“From a technical point of view, huddle rooms are no different,” believes Jonathan Mangnall, VP of sales – EMEA at Harman Enterprise. “After all, these are still technologically complex places, with a range of disparate technologies to integrate and make accessible to many different people, including those who want to bring their own devices into the space. That said: more thought is required as to how users will use the space and integrators have to be careful not to over-complicate, while still allowing the rooms to be part of a wider system. Integration is neither easier nor harder, just a different set of considerations. Once designed, the nature of the spaces mean that they should be quick to deploy and easy to scale.”
Ooms too notes that there is often a requirement to integrate huddle room systems with the broader corporate infrastructure.
“For Crestron, it was vitally important that the HD-MD-400-C-E could be put to work on a larger scale,” he explains, “rather than simply managing the display of information in one room alone. We engineered this product as a networkable solution across a collection of huddle rooms.”
Wolfgang Haunschild, product marketing manager at NEC Display Solutions Europe, also sees the opportunity for integrators to add value.
“The fact that the huddle room delivers more capabilities means that there is, on the one hand, a greater level of effort needed in terms of system integration,” he says. “The room design – furniture and lighting conditions, for instance – needs to be considered to support videoconferencing, plus the correct set-up of the audio equipment to achieve the best acoustic solution.”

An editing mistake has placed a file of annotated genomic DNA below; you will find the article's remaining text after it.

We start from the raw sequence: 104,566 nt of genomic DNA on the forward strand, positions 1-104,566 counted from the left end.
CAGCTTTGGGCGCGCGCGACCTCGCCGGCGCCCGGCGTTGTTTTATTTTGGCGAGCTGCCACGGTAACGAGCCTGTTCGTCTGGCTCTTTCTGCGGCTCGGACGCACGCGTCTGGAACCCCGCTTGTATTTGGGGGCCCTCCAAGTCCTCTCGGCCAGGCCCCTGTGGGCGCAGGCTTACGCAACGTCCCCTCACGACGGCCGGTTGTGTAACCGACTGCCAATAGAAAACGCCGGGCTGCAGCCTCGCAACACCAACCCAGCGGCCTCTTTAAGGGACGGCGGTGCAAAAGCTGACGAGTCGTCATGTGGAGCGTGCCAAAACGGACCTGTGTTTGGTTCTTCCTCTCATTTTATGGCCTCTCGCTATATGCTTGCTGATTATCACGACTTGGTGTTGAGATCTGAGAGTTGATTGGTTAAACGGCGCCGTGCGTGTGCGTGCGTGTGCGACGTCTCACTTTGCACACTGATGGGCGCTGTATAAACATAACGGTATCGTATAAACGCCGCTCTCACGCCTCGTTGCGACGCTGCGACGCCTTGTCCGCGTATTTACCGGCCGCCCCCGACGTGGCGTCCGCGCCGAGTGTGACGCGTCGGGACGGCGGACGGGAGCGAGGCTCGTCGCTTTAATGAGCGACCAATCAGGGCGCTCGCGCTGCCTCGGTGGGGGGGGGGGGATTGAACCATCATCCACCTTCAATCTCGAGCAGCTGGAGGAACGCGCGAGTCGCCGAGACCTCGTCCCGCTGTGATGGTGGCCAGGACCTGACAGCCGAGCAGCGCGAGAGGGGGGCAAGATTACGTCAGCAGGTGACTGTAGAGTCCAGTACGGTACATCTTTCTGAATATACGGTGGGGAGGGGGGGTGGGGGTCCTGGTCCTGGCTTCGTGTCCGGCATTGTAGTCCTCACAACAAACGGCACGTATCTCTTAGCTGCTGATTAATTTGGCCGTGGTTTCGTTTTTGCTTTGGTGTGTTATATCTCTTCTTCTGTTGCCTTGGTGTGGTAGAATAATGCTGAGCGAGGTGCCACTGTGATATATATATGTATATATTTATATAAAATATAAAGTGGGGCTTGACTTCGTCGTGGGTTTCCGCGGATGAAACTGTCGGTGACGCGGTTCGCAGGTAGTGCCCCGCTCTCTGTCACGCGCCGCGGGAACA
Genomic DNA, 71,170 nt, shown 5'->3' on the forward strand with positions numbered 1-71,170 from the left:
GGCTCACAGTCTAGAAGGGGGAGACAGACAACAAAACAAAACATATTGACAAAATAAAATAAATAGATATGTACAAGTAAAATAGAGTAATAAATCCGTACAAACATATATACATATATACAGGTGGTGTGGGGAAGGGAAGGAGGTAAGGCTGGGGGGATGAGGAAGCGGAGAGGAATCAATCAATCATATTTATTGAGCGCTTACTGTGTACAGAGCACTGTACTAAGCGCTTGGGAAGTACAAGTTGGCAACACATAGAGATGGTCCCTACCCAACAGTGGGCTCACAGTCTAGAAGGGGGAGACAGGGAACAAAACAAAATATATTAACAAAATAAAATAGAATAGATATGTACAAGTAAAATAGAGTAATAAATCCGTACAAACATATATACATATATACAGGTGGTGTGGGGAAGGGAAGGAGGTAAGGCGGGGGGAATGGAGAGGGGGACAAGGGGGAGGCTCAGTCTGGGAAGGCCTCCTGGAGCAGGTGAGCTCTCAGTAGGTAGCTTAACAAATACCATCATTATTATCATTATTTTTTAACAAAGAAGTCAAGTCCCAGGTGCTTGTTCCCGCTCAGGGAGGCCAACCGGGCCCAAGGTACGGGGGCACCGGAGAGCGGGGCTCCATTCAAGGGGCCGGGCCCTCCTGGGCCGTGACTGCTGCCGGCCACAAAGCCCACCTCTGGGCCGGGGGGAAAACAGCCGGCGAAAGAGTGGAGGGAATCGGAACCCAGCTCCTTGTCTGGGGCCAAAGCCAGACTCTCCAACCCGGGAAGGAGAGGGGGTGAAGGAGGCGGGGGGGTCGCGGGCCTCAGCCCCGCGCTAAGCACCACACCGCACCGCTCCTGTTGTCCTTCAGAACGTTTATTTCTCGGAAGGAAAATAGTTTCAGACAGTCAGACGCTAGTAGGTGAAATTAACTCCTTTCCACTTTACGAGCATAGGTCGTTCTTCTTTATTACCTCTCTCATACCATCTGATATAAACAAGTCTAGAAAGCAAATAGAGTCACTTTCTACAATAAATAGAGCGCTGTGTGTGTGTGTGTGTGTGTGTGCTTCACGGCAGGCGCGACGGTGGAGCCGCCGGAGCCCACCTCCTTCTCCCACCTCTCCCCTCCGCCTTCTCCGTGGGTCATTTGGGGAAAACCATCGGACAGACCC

“On the other hand,” he continues, “the custom design of huddle rooms provides the opportunity for system integrators to achieve a higher margin compared to a simple meeting room installation. In addition, there is the opportunity to create add-on business with, for instance, audio systems.”
“Although a huddle room is much simpler to install – in terms of cabling, for example – the key is to match the technology with the expectations of the user,” adds Stuart Carter, installation technology manager at UK integrator Saville. “Should it be VC-based? Would it benefit from a more interactive IWB-style screen? Different organisations will require different styles and specifications for the technology which lies at the heart of the zone.”
“Yes,” echoes Brady O Bruce, chief marketing officer at InFocus, “a huddle room is likely to be less complicated from a technology standpoint, at least in terms of the volume of what’s in there. But it doesn’t mean the technology being employed isn’t sophisticated. Largely, however, integrators look for solutions that integrate and work with everything, from any type of device to any type of platform. InFocus spends a lot of time making sure our products are also device-agnostic.”
Magnall is entirely positive about the outlook. “Huddle users may be liberated from the physical constraints of the boardroom, but there are still technical considerations to contend with,” he points out. “By implementing control, automation and conferencing systems in huddle spaces, it’s possible to ensure that the technology is easy to set up, manage and use. AV control and automation systems simplify the operation of AV equipment in huddle spaces, so users and administrators feel comfortable operating the technology and confident that it supports their needs.”